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This article in JEQ

  1. Vol. 27 No. 5, p. 1218-1227
    Received: June 16, 1997

    * Corresponding author(s): hajwa@asrr.arsusda.gov
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Selenium Uptake by Plants from Soils Amended with Inorganic and Organic Materials

  1. H. A. Ajwa *,
  2. G. S. Bañuelos and
  3. H. F. Mayland
  1. USDA-ARS, Northwest Irrigation and Soil Research Lab., Kimberly ID 83341.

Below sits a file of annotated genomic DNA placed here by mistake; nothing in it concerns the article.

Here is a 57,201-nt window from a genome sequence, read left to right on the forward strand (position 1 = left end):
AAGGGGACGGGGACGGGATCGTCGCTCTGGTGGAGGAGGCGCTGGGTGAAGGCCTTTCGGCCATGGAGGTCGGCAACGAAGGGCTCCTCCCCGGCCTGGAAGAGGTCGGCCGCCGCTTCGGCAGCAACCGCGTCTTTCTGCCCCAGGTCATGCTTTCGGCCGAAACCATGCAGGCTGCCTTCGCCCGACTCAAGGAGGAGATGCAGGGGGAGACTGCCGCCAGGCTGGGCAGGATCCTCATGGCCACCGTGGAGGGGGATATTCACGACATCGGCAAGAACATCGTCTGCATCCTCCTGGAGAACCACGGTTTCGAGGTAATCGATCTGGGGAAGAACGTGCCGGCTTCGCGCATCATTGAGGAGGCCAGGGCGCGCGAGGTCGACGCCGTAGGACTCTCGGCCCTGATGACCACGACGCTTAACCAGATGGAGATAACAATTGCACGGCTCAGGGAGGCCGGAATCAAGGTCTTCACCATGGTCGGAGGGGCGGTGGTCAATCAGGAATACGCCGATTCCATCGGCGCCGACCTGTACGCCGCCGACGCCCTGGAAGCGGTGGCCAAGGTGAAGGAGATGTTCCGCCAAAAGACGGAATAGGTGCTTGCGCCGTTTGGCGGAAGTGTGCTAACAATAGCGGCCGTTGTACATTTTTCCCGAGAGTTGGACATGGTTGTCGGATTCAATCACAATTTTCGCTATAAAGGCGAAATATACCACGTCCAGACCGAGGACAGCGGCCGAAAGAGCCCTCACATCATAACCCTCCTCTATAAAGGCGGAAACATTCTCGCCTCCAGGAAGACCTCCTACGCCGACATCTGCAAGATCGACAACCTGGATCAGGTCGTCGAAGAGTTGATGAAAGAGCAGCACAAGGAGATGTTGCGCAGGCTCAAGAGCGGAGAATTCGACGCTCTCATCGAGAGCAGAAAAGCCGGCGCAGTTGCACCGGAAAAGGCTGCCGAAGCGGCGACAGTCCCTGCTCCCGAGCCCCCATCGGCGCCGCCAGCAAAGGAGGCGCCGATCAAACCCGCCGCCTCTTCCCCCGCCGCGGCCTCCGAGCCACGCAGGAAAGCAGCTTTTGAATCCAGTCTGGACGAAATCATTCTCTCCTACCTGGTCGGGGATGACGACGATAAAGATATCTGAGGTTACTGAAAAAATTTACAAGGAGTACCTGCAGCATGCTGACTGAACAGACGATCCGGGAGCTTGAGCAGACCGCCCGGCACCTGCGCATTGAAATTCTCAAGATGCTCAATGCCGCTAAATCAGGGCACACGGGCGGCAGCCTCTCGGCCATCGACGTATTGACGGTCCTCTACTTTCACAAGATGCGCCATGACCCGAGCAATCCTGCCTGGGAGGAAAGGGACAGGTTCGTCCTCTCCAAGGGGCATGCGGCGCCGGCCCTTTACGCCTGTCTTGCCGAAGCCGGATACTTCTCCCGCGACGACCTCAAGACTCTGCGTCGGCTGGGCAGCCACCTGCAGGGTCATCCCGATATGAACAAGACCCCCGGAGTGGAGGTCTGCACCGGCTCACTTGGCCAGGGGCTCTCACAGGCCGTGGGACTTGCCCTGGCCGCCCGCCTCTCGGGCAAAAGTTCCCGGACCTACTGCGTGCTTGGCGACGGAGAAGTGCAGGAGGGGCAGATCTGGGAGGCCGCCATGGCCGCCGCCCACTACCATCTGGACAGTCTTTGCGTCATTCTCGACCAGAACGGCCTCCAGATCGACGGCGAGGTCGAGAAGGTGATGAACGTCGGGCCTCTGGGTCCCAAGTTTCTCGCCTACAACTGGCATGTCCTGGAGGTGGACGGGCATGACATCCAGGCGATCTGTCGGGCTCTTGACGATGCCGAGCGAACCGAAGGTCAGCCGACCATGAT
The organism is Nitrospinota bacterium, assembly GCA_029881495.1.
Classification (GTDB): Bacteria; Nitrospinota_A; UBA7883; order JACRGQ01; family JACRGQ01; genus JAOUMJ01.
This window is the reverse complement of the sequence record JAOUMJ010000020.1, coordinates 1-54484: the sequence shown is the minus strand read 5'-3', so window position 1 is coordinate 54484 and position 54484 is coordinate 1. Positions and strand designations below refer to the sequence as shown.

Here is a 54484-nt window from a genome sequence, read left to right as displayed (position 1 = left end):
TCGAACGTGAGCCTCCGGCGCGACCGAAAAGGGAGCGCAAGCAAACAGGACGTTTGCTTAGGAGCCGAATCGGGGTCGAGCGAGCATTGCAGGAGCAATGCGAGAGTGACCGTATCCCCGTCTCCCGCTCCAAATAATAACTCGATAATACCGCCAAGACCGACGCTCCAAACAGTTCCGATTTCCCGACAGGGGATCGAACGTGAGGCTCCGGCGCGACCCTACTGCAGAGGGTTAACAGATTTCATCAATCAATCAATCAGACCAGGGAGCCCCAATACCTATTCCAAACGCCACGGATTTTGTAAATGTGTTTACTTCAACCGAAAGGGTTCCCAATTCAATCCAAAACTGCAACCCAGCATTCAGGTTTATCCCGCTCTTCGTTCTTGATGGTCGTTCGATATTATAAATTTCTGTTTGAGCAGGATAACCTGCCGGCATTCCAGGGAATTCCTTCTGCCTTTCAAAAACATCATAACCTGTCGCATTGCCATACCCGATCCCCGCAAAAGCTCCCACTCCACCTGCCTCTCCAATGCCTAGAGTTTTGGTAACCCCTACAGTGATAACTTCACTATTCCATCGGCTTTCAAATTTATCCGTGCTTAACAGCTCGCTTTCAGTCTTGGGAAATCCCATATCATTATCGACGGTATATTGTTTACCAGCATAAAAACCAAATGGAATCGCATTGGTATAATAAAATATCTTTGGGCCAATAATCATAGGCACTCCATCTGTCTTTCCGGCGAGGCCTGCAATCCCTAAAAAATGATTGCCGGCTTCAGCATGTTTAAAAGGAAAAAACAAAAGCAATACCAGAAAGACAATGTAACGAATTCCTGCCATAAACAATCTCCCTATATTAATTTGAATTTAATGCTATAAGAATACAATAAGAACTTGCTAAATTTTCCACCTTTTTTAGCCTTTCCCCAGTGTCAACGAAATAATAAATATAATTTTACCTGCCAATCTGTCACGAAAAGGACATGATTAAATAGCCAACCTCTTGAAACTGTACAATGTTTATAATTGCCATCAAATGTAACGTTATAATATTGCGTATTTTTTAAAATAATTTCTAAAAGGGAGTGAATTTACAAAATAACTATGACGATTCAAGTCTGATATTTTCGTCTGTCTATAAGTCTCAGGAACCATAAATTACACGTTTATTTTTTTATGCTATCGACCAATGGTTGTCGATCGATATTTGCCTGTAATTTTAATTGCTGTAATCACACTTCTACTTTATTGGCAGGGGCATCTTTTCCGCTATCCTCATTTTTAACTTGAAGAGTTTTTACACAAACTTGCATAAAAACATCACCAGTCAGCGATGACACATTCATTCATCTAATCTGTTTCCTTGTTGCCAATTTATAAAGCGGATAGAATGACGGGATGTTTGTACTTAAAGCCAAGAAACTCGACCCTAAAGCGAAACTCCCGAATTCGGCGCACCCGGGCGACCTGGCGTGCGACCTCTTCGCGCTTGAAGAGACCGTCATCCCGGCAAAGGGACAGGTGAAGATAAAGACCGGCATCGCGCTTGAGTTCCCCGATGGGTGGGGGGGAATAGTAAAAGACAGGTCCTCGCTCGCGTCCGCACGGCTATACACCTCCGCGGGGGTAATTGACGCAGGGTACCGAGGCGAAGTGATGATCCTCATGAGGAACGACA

Depending on its concentration and chemical form, Se functions as an essential element or potential toxicant to humans, livestock, and waterfowl. Application of seleniferous organic materials to soils may increase plant-available Se content and pose health hazards. This study assessed Se uptake by two successive plantings of canola (Brassica napus cv. Westar) and multiple clippings of tall fescue (Festuca arundinacea L. cv. Fawn) grown in soils [Hanford sandy loam (coarse-loamy, mixed, thermic Typic Durixeralfs) and Panoche clay loam (fine-loamy, mixed, superactive, thermic Typic Torriorthents)] amended with 1.5 mg Se kg−1 soil as inorganic selenate (Se O2−4) or seleniferous organic materials [alfalfa (Medicago sativa L.), Astragalus praelongus, or cattle (Bos tauris) manure] under growth chamber conditions. Tissues of canola and tall fescue accumulated much greater concentrations of Se from the inorganic SeO2−4 treatment compared to the treatments with seleniferous organic materials. The addition of crop residue or animal manure to the SeO2−4-treated soils considerably reduced Se accumulation by both plant species. In soils amended with seleniferous organic materials, more than 80% of the Se remained in soils after two plantings of canola and all clippings of tall fescue. The slow release of plant-available Se in soils amended with seleniferous organic materials suggests the use of these materials to control the concentrations of Se in crops grown on nonseleniferous soils.

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